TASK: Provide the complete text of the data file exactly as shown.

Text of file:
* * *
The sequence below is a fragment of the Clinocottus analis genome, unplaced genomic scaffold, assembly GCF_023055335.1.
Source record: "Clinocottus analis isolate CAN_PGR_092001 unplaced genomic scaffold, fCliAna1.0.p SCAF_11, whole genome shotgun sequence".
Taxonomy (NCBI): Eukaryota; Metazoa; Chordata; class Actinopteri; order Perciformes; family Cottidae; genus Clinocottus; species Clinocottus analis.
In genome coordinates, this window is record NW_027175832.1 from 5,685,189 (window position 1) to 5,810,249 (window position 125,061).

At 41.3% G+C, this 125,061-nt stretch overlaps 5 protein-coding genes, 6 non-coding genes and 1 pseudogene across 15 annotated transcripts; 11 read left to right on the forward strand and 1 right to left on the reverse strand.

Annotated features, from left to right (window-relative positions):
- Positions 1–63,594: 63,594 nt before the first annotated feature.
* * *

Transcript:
The sequence below is a fragment of the Clinocottus analis genome, unplaced genomic scaffold, assembly GCF_023055335.1.
Source record: "Clinocottus analis isolate CAN_PGR_092001 unplaced genomic scaffold, fCliAna1.0.p SCAF_11, whole genome shotgun sequence".
Taxonomy (NCBI): Eukaryota; Metazoa; Chordata; class Actinopteri; order Perciformes; family Cottidae; genus Clinocottus; species Clinocottus analis.
In genome coordinates, this window is record NW_027175832.1 from 5,685,189 (window position 1) to 5,810,249 (window position 125,061).

At 41.3% G+C, this 125,061-nt stretch overlaps 5 protein-coding genes, 6 non-coding genes and 1 pseudogene across 15 annotated transcripts; 11 read left to right on the forward strand and 1 right to left on the reverse strand.

Annotated features, from left to right (window-relative positions):
- Positions 1–63,594: 63,594 nt before the first annotated feature.